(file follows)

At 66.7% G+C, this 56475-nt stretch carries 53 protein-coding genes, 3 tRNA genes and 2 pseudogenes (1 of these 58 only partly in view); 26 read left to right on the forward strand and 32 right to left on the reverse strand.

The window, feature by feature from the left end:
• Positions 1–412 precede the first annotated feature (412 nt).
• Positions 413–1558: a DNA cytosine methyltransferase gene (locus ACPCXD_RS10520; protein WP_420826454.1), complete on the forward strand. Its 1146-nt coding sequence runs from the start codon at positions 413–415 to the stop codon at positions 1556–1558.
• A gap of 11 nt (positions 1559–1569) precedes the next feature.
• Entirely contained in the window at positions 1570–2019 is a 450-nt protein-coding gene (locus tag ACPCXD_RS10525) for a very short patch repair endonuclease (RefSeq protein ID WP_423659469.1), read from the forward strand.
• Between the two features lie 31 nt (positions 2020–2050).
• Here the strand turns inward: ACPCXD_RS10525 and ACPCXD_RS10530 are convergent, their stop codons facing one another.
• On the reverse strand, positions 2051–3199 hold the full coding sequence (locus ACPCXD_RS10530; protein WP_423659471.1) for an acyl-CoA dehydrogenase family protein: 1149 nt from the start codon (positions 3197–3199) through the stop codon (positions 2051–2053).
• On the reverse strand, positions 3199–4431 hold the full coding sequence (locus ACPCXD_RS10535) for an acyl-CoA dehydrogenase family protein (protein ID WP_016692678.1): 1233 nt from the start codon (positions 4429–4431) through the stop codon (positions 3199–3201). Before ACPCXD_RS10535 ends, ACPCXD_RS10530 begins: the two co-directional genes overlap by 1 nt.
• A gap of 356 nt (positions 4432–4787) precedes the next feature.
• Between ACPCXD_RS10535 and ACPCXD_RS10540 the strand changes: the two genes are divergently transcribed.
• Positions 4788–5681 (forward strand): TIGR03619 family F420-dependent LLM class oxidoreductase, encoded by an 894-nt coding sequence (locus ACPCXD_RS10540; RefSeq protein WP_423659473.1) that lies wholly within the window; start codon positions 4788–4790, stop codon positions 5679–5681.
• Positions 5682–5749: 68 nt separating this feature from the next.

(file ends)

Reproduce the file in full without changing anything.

At 66.7% G+C, this 56475-nt stretch carries 53 protein-coding genes, 3 tRNA genes and 2 pseudogenes (1 of these 58 only partly in view); 26 read left to right on the forward strand and 32 right to left on the reverse strand.

The window, feature by feature from the left end:
• Positions 1–412 precede the first annotated feature (412 nt).
• Positions 413–1558: a DNA cytosine methyltransferase gene (locus ACPCXD_RS10520; protein WP_420826454.1), complete on the forward strand. Its 1146-nt coding sequence runs from the start codon at positions 413–415 to the stop codon at positions 1556–1558.
• A gap of 11 nt (positions 1559–1569) precedes the next feature.
• Entirely contained in the window at positions 1570–2019 is a 450-nt protein-coding gene (locus tag ACPCXD_RS10525) for a very short patch repair endonuclease (RefSeq protein ID WP_423659469.1), read from the forward strand.
• Between the two features lie 31 nt (positions 2020–2050).
• Here the strand turns inward: ACPCXD_RS10525 and ACPCXD_RS10530 are convergent, their stop codons facing one another.
• On the reverse strand, positions 2051–3199 hold the full coding sequence (locus ACPCXD_RS10530; protein WP_423659471.1) for an acyl-CoA dehydrogenase family protein: 1149 nt from the start codon (positions 3197–3199) through the stop codon (positions 2051–2053).
• On the reverse strand, positions 3199–4431 hold the full coding sequence (locus ACPCXD_RS10535) for an acyl-CoA dehydrogenase family protein (protein ID WP_016692678.1): 1233 nt from the start codon (positions 4429–4431) through the stop codon (positions 3199–3201). Before ACPCXD_RS10535 ends, ACPCXD_RS10530 begins: the two co-directional genes overlap by 1 nt.
• A gap of 356 nt (positions 4432–4787) precedes the next feature.
• Between ACPCXD_RS10535 and ACPCXD_RS10540 the strand changes: the two genes are divergently transcribed.
• Positions 4788–5681 (forward strand): TIGR03619 family F420-dependent LLM class oxidoreductase, encoded by an 894-nt coding sequence (locus ACPCXD_RS10540; RefSeq protein WP_423659473.1) that lies wholly within the window; start codon positions 4788–4790, stop codon positions 5679–5681.
• Positions 5682–5749: 68 nt separating this feature from the next.